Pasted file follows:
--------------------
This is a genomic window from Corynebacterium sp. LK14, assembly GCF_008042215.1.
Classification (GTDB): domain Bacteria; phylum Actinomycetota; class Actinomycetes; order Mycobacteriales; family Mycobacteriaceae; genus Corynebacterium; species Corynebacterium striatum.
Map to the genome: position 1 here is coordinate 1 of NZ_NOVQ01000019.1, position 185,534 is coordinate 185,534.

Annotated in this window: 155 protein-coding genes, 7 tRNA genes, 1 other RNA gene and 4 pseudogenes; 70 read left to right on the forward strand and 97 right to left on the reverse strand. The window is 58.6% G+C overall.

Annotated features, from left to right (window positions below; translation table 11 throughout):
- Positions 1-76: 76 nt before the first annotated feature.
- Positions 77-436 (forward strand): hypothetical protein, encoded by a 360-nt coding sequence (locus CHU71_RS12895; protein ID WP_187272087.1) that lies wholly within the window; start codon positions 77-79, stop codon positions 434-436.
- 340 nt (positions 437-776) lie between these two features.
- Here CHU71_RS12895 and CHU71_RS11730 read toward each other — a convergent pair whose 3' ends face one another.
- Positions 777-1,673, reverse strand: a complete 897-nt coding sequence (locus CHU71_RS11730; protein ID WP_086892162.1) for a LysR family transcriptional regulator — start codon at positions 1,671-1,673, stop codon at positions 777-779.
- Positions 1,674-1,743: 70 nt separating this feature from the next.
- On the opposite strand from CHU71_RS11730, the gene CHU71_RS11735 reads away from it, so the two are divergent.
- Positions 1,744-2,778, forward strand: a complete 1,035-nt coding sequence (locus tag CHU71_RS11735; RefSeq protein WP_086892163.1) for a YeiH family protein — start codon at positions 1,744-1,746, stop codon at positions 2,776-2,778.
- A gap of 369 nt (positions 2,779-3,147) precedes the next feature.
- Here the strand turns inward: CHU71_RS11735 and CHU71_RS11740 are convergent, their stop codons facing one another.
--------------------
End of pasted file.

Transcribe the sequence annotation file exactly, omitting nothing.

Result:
This is a genomic window from Corynebacterium sp. LK14, assembly GCF_008042215.1.
Classification (GTDB): domain Bacteria; phylum Actinomycetota; class Actinomycetes; order Mycobacteriales; family Mycobacteriaceae; genus Corynebacterium; species Corynebacterium striatum.
Map to the genome: position 1 here is coordinate 1 of NZ_NOVQ01000019.1, position 185,534 is coordinate 185,534.

Annotated in this window: 155 protein-coding genes, 7 tRNA genes, 1 other RNA gene and 4 pseudogenes; 70 read left to right on the forward strand and 97 right to left on the reverse strand. The window is 58.6% G+C overall.

Annotated features, from left to right (window positions below; translation table 11 throughout):
- Positions 1-76: 76 nt before the first annotated feature.
- Positions 77-436 (forward strand): hypothetical protein, encoded by a 360-nt coding sequence (locus CHU71_RS12895; protein ID WP_187272087.1) that lies wholly within the window; start codon positions 77-79, stop codon positions 434-436.
- 340 nt (positions 437-776) lie between these two features.
- Here CHU71_RS12895 and CHU71_RS11730 read toward each other — a convergent pair whose 3' ends face one another.
- Positions 777-1,673, reverse strand: a complete 897-nt coding sequence (locus CHU71_RS11730; protein ID WP_086892162.1) for a LysR family transcriptional regulator — start codon at positions 1,671-1,673, stop codon at positions 777-779.
- Positions 1,674-1,743: 70 nt separating this feature from the next.
- On the opposite strand from CHU71_RS11730, the gene CHU71_RS11735 reads away from it, so the two are divergent.
- Positions 1,744-2,778, forward strand: a complete 1,035-nt coding sequence (locus tag CHU71_RS11735; RefSeq protein WP_086892163.1) for a YeiH family protein — start codon at positions 1,744-1,746, stop codon at positions 2,776-2,778.
- A gap of 369 nt (positions 2,779-3,147) precedes the next feature.
- Here the strand turns inward: CHU71_RS11735 and CHU71_RS11740 are convergent, their stop codons facing one another.